Carnival, then, was an alternative to, but was clearly intertwined with, American circus culture. That it now holds a rather tawdry reputation is due mainly to its use of freak shows.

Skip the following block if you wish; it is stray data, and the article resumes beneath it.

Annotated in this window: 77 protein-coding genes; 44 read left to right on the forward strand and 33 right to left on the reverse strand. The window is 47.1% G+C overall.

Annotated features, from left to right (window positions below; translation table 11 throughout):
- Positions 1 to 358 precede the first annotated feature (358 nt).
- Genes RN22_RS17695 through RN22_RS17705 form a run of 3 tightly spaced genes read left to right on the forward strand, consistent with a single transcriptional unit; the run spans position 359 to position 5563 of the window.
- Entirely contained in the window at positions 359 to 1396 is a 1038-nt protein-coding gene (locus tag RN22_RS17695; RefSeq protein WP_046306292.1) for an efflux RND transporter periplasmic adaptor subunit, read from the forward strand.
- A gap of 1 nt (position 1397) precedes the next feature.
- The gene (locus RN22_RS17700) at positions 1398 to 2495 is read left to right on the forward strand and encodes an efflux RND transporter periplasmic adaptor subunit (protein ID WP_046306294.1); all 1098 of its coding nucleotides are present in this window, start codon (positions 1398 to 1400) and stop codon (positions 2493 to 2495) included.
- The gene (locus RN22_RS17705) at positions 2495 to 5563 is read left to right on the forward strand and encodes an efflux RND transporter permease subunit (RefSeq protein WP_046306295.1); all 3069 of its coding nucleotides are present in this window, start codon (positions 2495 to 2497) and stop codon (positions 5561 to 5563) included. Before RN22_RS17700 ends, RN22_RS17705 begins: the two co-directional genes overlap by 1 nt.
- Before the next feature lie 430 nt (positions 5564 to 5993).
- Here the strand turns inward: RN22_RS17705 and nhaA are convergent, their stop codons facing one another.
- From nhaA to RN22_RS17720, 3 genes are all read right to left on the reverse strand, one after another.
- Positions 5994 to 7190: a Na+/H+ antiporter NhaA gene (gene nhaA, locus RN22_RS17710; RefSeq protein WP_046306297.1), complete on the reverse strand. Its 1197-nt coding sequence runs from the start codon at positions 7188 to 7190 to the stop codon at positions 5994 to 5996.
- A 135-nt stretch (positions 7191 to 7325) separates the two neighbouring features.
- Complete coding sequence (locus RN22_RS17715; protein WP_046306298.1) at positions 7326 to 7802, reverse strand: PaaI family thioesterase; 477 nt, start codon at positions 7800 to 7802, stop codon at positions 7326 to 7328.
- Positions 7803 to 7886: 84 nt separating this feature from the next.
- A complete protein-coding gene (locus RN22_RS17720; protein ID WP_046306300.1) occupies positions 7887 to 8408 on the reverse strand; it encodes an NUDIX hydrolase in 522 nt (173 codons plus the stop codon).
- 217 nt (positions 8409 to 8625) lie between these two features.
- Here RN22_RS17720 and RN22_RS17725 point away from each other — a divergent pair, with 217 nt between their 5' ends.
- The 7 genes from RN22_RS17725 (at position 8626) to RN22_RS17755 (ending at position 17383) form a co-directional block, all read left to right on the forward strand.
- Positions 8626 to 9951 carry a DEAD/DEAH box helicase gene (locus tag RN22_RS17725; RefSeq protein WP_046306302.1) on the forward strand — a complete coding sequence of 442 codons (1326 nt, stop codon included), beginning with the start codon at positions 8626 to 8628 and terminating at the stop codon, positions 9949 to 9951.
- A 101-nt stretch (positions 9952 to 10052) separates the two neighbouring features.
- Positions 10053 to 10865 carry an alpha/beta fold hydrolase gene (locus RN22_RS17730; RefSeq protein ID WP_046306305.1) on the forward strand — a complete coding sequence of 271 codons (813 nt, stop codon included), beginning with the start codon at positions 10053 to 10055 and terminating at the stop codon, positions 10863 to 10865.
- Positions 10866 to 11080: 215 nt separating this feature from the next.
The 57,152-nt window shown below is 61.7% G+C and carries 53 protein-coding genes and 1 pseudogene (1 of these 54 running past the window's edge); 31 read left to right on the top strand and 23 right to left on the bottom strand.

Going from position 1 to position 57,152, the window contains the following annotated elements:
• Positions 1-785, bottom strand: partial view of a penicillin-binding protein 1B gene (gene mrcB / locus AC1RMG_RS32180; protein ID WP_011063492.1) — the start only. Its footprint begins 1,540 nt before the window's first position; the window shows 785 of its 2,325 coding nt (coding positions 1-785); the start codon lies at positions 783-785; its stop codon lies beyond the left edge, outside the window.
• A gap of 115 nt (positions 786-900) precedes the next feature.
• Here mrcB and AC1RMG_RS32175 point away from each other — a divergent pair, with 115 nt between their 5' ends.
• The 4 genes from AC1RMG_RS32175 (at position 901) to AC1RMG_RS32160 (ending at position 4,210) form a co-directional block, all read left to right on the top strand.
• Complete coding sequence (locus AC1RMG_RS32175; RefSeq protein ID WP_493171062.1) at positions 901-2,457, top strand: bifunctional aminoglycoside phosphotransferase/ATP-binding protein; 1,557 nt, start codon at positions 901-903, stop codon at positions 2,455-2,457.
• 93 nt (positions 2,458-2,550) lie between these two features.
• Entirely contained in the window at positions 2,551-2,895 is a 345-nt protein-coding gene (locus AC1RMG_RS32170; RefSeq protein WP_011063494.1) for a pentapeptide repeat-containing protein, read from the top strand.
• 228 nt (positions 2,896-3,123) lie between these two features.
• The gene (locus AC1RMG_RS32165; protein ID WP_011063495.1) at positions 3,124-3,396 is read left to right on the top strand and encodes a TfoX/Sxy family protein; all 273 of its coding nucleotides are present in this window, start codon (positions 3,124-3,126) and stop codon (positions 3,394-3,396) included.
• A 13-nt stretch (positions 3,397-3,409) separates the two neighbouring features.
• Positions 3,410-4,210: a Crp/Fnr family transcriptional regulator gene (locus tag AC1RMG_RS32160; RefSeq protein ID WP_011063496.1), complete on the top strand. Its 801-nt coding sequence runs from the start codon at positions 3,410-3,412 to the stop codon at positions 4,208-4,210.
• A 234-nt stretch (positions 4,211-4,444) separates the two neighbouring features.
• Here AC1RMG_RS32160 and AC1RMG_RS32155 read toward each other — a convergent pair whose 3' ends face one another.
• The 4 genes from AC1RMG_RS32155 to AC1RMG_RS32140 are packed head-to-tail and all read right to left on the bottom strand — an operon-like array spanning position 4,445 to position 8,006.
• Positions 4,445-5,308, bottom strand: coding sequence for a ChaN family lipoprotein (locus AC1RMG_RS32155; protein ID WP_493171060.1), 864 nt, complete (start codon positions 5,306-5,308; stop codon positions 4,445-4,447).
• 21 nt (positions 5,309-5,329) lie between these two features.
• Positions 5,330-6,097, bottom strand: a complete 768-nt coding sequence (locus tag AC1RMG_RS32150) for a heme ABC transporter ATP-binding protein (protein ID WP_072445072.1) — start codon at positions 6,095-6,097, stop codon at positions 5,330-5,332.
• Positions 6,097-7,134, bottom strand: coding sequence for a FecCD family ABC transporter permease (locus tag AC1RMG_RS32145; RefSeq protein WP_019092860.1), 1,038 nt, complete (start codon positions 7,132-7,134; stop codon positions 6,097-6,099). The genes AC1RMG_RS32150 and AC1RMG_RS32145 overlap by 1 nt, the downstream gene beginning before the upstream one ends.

Developed as the upshot of other amusement cultures in the late nineteenth century, traveling carnivals provided smaller American towns with their own miniature amusement parks, an annual incursion of the outside or urban world into the American heartlands. As a collection of games of chance, waxworks, museums of oddities, and rudimentary mechanically operated rides (smaller variations on the Ferris wheel for instance, or miniature versions of New York's Steeplechase Park's horseracing attraction), it shared a modicum of the ethos of more famous carnival events such as Mardi Gras. Usually, such carnivals were not owned by one person, but were organized by a group of individuals and proprietors; indeed, it was not until the early 1890s that an amusement-company culture came to the fore. Barnum brought out on the road the formula that had been successful at his Museum of America in New York: the Siamese twins, Chang and Eng, had been housed there in 1860; Charles Stratton, more famously known as Tom Thumb, was another major attraction; among other displays, Barnum staged reenactments of Native American ceremonials, and constructed a waxworks that reflected the growing temperance ethos within society depicting the individual's inevitable death resulting from one sip of alcohol. Following the 1868 fire, Barnum toured his museum of oddities, continuing to add various attractions to his exhibitions.